NFN Smith wrote:
DoctorBill wrote:


WHY can't I stop any web page at any time ?

DoctorBill

I have "NoScript" running (I think!) but as to what choices to toggle in
the program menu - they are ALL JARGON which I do not understand !
I don't even know if it actually IS doing anything...


My experience with NoScript is that it blacklists everything by default, and that you generally have to whitelist (temporarily or permanently), individual scripting hosts.

At first level of user interface, the default handling is to put a small icon in the toolbar at the very bottom of a Seamonkey window. In my display, that's between the lock icon that shows certificate information, and the icon shown by AdBlock Plus.  In my own implementation, I also tweak my Navigation toolbar at the top of the display. If I right-click on that toolbar, and select "customize", that allows me to drag NoScript buttons into the toolbar.  The buttons for Temporarily All Scripts in this Page, and Revoke Temporary Permissions should be self-explanatory.  If you use the NoScript button, that's the same thing as you get with the icon at the bottom of the page.

If you dig further into the options settings, there's stuff that's a lot more cryptic, and I don't understand a lot of them myself, especially in the Advanced tab -- a lot of that assumes knowledge of web page design. For most of what you want, the settings would be in the General and Whitelist tabs.  For most of the stuff in the other tabs, default settings should be adequate, unless you know you have specific reason to change something.

NoScript has a lot of power, but it takes some tinkering with to get it tuned for what you want, especially in handling whitelisting or marking specific scripting hosts as permanently untrusted.

For me, I'm generally content to leave nearly everything blacklisted, as a default, and then temporarily whitelisting, when needed. But even that takes a bit of tinkering.  There's certainly sites that I trust (e.g, scripting coming from the domain name itself), and I trust certain scripting engines.  Scripting from content mirrors (such as cloudfront), or Content Delivery Networks (with CDN) are generally candidates for whitelisting. On the other hand, stuff from advertising networks (many, but not all may have "ad" in the name, such as adsonar) are worth blocking.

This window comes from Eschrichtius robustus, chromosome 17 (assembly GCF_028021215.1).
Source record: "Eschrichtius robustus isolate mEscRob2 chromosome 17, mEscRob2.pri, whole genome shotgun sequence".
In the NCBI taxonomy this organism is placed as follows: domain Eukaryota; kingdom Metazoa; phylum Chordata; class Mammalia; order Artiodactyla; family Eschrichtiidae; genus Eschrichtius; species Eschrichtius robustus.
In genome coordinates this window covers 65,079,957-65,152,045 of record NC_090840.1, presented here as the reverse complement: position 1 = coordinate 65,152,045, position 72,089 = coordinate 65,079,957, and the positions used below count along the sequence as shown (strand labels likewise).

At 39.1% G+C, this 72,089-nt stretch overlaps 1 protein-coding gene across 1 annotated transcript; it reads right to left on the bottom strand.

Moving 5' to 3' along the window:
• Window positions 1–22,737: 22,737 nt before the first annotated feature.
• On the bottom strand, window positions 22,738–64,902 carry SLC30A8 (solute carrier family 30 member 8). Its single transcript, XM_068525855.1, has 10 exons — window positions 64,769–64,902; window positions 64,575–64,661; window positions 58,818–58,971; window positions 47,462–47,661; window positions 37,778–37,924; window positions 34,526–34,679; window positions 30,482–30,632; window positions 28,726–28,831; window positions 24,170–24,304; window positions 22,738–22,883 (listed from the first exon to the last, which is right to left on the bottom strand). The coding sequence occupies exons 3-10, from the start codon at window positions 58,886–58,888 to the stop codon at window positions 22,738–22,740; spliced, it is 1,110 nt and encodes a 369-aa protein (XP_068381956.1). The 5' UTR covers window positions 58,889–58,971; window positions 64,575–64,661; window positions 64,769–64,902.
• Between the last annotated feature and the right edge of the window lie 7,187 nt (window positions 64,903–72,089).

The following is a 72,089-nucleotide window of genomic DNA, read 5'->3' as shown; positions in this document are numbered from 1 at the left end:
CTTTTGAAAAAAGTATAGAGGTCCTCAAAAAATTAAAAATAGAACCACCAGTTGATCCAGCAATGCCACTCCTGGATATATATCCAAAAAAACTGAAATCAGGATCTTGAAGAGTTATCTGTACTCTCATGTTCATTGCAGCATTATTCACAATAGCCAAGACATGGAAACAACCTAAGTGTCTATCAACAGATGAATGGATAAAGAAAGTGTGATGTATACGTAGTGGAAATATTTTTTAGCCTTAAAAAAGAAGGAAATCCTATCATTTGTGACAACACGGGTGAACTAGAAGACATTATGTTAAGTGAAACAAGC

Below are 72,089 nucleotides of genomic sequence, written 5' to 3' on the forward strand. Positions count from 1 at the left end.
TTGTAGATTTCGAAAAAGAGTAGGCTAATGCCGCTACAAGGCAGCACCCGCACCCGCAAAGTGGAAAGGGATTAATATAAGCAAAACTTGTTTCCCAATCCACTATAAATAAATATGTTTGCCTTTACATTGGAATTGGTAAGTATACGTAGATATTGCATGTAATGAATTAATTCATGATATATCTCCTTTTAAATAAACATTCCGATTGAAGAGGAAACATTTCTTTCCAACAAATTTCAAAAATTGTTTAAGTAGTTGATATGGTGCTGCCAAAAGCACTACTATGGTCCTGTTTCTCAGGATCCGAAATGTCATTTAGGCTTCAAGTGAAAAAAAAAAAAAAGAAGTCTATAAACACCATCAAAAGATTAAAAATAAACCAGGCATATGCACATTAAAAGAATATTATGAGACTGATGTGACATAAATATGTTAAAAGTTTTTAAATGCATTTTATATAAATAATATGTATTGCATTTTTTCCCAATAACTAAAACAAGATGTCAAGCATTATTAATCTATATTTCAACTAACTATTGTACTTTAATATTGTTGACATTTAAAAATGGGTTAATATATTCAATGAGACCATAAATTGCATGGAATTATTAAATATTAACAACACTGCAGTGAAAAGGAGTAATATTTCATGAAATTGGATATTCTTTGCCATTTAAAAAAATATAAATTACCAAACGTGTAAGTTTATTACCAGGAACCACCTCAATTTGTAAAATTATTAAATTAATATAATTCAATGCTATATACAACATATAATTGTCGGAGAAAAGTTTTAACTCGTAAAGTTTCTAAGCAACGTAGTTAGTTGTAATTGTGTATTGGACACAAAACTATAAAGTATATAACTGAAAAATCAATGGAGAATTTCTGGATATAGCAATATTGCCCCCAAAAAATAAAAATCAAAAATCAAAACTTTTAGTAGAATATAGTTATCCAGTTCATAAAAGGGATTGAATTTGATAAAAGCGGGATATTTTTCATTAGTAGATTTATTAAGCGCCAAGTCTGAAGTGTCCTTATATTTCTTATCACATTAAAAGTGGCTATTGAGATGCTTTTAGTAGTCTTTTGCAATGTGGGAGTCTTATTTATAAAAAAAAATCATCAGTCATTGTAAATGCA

Depending on your browsing habits, some scripting hosts deliver both stuff you want to see and stuff you want to block, and sometimes you have to choose to accept the garbage, for stuff that you want.  This is especially true with some sites that use the same scripting host to deliver auto-play media content, photos, and text content.  I've also found that with some sites, it takes multiple runs of "Temporarily allow all on this page". Some scripting hosts may not try to deliver stuff immediately, until you've granted permission to other scripts.  And this is especially true with sites that do forms (particularly purchasing). Occasionally, I'll get part way into a form, and discover that there's scripts that are blocked. When I enable the scripts (and the browser repaints the page), then I get a clean form, having lost everything that's already been entered.

If you're simply trying to block scripts when they get to be intrusive or obnoxious, another approach could be with PrefBar.  One of the options there is JavaScript, and if you have that enabled, it's a mtter of just toggling a tick box on a toolbar, to turn on or turn off scripting.  I don't use that one, but I make occasional use of similar options of blocking/enabling images, cookies, sending referrer data, etc.

Smith



YesScript works to disable scripts for a particular site. It makes a blacklist for sites not allowed to use scripting.

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